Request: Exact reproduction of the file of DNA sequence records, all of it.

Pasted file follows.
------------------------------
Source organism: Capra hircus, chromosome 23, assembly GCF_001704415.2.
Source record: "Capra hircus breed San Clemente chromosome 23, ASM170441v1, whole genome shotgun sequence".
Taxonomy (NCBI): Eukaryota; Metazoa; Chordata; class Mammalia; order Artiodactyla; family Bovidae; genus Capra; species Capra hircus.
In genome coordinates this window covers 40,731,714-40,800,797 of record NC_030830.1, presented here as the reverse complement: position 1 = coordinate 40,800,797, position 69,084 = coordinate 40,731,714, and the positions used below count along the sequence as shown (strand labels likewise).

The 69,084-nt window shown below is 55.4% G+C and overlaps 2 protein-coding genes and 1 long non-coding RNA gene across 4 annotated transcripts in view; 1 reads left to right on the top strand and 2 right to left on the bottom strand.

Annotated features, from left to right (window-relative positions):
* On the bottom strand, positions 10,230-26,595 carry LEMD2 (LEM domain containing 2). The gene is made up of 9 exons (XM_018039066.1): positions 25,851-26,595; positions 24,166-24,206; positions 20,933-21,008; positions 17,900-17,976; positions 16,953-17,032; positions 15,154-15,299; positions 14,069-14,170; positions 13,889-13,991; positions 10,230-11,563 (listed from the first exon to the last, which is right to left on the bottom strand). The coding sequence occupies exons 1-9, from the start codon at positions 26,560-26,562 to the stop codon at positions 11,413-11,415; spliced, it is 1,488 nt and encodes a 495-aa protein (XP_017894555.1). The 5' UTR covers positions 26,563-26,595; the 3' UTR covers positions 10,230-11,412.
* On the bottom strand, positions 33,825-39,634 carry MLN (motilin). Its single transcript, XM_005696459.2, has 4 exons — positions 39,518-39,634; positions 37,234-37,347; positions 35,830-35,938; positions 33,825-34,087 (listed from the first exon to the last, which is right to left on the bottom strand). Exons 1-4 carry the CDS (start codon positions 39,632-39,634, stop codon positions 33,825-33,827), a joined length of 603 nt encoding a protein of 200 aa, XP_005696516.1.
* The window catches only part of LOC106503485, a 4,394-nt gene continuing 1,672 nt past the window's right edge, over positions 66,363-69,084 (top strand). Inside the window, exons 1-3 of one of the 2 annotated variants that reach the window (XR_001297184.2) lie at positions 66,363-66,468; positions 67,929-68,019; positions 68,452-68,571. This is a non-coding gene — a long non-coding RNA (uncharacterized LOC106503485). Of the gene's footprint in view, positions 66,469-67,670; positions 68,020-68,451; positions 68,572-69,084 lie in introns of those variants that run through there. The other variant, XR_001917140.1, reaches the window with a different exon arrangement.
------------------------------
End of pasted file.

Source organism: Capra hircus, chromosome 23, assembly GCF_001704415.2.
Source record: "Capra hircus breed San Clemente chromosome 23, ASM170441v1, whole genome shotgun sequence".
Taxonomy (NCBI): Eukaryota; Metazoa; Chordata; class Mammalia; order Artiodactyla; family Bovidae; genus Capra; species Capra hircus.
In genome coordinates this window covers 40,731,714-40,800,797 of record NC_030830.1, presented here as the reverse complement: position 1 = coordinate 40,800,797, position 69,084 = coordinate 40,731,714, and the positions used below count along the sequence as shown (strand labels likewise).

The 69,084-nt window shown below is 55.4% G+C and overlaps 2 protein-coding genes and 1 long non-coding RNA gene across 4 annotated transcripts in view; 1 reads left to right on the top strand and 2 right to left on the bottom strand.

Annotated features, from left to right (window-relative positions):
* On the bottom strand, positions 10,230-26,595 carry LEMD2 (LEM domain containing 2). The gene is made up of 9 exons (XM_018039066.1): positions 25,851-26,595; positions 24,166-24,206; positions 20,933-21,008; positions 17,900-17,976; positions 16,953-17,032; positions 15,154-15,299; positions 14,069-14,170; positions 13,889-13,991; positions 10,230-11,563 (listed from the first exon to the last, which is right to left on the bottom strand). The coding sequence occupies exons 1-9, from the start codon at positions 26,560-26,562 to the stop codon at positions 11,413-11,415; spliced, it is 1,488 nt and encodes a 495-aa protein (XP_017894555.1). The 5' UTR covers positions 26,563-26,595; the 3' UTR covers positions 10,230-11,412.
* On the bottom strand, positions 33,825-39,634 carry MLN (motilin). Its single transcript, XM_005696459.2, has 4 exons — positions 39,518-39,634; positions 37,234-37,347; positions 35,830-35,938; positions 33,825-34,087 (listed from the first exon to the last, which is right to left on the bottom strand). Exons 1-4 carry the CDS (start codon positions 39,632-39,634, stop codon positions 33,825-33,827), a joined length of 603 nt encoding a protein of 200 aa, XP_005696516.1.
* The window catches only part of LOC106503485, a 4,394-nt gene continuing 1,672 nt past the window's right edge, over positions 66,363-69,084 (top strand). Inside the window, exons 1-3 of one of the 2 annotated variants that reach the window (XR_001297184.2) lie at positions 66,363-66,468; positions 67,929-68,019; positions 68,452-68,571. This is a non-coding gene — a long non-coding RNA (uncharacterized LOC106503485). Of the gene's footprint in view, positions 66,469-67,670; positions 68,020-68,451; positions 68,572-69,084 lie in introns of those variants that run through there. The other variant, XR_001917140.1, reaches the window with a different exon arrangement.